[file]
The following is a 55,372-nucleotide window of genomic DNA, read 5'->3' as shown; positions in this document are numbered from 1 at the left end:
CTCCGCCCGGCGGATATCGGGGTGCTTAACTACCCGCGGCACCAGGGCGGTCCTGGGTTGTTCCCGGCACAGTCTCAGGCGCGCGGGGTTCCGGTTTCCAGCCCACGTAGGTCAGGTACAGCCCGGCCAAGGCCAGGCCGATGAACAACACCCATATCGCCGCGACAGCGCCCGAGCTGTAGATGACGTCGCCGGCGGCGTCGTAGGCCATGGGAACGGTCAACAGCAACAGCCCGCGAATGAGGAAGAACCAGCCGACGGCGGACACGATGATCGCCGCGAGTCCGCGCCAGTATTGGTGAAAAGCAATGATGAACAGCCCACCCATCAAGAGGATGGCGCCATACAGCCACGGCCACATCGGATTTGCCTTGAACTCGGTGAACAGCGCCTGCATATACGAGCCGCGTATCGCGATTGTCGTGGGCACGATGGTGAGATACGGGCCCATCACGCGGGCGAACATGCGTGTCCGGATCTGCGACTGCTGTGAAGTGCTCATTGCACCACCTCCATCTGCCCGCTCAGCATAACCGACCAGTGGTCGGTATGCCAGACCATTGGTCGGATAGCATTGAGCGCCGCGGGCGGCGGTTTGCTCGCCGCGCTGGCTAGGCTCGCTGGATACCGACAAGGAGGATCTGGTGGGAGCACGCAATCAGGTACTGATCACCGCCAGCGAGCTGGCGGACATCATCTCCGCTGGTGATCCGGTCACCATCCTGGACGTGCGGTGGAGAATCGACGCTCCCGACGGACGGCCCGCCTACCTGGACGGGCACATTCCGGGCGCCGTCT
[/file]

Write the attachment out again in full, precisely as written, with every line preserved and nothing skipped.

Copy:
The following is a 55,372-nucleotide window of genomic DNA, read 5'->3' as shown; positions in this document are numbered from 1 at the left end:
CTCCGCCCGGCGGATATCGGGGTGCTTAACTACCCGCGGCACCAGGGCGGTCCTGGGTTGTTCCCGGCACAGTCTCAGGCGCGCGGGGTTCCGGTTTCCAGCCCACGTAGGTCAGGTACAGCCCGGCCAAGGCCAGGCCGATGAACAACACCCATATCGCCGCGACAGCGCCCGAGCTGTAGATGACGTCGCCGGCGGCGTCGTAGGCCATGGGAACGGTCAACAGCAACAGCCCGCGAATGAGGAAGAACCAGCCGACGGCGGACACGATGATCGCCGCGAGTCCGCGCCAGTATTGGTGAAAAGCAATGATGAACAGCCCACCCATCAAGAGGATGGCGCCATACAGCCACGGCCACATCGGATTTGCCTTGAACTCGGTGAACAGCGCCTGCATATACGAGCCGCGTATCGCGATTGTCGTGGGCACGATGGTGAGATACGGGCCCATCACGCGGGCGAACATGCGTGTCCGGATCTGCGACTGCTGTGAAGTGCTCATTGCACCACCTCCATCTGCCCGCTCAGCATAACCGACCAGTGGTCGGTATGCCAGACCATTGGTCGGATAGCATTGAGCGCCGCGGGCGGCGGTTTGCTCGCCGCGCTGGCTAGGCTCGCTGGATACCGACAAGGAGGATCTGGTGGGAGCACGCAATCAGGTACTGATCACCGCCAGCGAGCTGGCGGACATCATCTCCGCTGGTGATCCGGTCACCATCCTGGACGTGCGGTGGAGAATCGACGCTCCCGACGGACGGCCCGCCTACCTGGACGGGCACATTCCGGGCGCCGTCT